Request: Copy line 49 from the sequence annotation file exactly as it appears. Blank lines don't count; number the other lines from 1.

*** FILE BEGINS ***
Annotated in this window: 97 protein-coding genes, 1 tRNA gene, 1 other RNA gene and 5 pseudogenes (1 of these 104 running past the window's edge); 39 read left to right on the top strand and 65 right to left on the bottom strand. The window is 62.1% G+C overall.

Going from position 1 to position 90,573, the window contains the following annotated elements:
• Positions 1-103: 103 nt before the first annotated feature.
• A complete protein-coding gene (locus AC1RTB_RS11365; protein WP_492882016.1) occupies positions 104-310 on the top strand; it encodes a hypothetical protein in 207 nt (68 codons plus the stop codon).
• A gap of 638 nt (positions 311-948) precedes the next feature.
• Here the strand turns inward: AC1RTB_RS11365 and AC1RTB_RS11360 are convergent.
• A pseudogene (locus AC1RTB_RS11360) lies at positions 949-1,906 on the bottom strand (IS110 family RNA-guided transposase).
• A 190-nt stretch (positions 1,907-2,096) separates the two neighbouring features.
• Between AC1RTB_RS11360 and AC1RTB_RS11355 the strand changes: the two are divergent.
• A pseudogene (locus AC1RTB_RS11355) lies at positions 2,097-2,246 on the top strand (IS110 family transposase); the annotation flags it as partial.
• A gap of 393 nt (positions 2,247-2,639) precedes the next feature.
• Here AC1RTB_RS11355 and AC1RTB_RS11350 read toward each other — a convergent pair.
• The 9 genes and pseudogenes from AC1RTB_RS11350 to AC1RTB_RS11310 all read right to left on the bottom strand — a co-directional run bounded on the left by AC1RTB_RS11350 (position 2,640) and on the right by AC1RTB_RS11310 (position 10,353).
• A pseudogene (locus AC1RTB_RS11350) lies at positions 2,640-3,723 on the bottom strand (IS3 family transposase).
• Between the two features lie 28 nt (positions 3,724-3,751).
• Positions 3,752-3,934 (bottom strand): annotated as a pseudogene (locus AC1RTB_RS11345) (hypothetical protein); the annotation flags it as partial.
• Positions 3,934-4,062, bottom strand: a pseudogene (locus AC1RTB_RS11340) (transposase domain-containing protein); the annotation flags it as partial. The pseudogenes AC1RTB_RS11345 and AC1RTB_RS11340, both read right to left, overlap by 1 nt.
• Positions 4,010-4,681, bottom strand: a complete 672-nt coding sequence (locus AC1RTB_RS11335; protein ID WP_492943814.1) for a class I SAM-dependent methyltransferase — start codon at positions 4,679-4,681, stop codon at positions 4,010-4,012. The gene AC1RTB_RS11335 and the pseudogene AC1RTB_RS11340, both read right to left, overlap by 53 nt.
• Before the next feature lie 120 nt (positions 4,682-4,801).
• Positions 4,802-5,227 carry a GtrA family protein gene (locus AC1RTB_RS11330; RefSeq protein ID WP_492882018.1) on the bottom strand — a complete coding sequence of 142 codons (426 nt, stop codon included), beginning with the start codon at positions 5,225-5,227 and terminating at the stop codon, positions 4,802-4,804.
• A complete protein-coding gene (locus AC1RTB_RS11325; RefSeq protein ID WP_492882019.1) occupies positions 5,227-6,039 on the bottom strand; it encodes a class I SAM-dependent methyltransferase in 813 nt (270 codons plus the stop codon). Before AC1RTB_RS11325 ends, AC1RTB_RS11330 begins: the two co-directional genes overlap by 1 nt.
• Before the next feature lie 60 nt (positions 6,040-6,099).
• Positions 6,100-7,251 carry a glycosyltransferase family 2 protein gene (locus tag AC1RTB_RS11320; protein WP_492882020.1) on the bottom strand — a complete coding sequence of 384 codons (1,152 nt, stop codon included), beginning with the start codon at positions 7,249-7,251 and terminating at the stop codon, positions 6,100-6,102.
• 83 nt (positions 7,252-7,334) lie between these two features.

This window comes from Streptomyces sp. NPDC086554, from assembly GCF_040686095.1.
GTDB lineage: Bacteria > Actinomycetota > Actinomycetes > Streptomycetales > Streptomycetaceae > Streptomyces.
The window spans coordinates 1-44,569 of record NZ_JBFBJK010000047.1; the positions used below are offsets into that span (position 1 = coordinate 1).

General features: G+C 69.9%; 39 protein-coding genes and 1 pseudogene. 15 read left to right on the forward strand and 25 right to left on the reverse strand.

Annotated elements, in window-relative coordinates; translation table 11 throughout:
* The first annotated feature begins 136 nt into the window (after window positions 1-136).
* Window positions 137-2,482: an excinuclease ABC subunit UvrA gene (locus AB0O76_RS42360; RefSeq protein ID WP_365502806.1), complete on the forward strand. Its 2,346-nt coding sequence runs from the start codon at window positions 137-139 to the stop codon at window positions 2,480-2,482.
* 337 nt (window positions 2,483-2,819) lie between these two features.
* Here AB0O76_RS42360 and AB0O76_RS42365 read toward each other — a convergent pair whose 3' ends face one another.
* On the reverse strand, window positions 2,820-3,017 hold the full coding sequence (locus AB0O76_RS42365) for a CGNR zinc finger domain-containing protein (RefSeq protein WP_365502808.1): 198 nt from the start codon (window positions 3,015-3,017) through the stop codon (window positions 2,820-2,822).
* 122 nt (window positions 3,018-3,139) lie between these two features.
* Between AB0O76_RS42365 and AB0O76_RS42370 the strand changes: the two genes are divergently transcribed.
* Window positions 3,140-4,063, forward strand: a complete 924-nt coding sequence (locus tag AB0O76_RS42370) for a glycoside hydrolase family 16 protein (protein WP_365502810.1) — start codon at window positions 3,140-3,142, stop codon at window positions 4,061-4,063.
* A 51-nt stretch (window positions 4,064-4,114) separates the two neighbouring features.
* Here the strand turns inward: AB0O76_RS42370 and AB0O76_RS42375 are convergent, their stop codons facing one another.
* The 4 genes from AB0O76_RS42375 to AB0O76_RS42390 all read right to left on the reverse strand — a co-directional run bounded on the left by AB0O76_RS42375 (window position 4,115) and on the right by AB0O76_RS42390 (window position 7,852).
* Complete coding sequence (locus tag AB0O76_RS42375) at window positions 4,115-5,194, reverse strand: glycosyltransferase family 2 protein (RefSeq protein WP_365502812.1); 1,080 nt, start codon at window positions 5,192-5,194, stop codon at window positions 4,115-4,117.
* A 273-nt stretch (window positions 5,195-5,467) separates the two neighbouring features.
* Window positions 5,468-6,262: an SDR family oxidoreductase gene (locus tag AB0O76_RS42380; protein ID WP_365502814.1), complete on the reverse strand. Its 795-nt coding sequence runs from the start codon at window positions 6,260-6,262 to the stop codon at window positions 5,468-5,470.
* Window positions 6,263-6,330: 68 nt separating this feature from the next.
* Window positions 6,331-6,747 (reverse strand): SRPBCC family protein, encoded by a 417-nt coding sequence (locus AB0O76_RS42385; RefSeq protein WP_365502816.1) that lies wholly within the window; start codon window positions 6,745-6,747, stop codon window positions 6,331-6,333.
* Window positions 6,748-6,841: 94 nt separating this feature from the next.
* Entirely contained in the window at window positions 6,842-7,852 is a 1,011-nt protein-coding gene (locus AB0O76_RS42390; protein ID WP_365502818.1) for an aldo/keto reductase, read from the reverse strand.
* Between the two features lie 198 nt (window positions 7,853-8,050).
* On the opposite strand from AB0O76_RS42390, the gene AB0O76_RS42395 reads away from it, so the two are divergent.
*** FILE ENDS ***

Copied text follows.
* On the opposite strand from AB0O76_RS42390, the gene AB0O76_RS42395 reads away from it, so the two are divergent.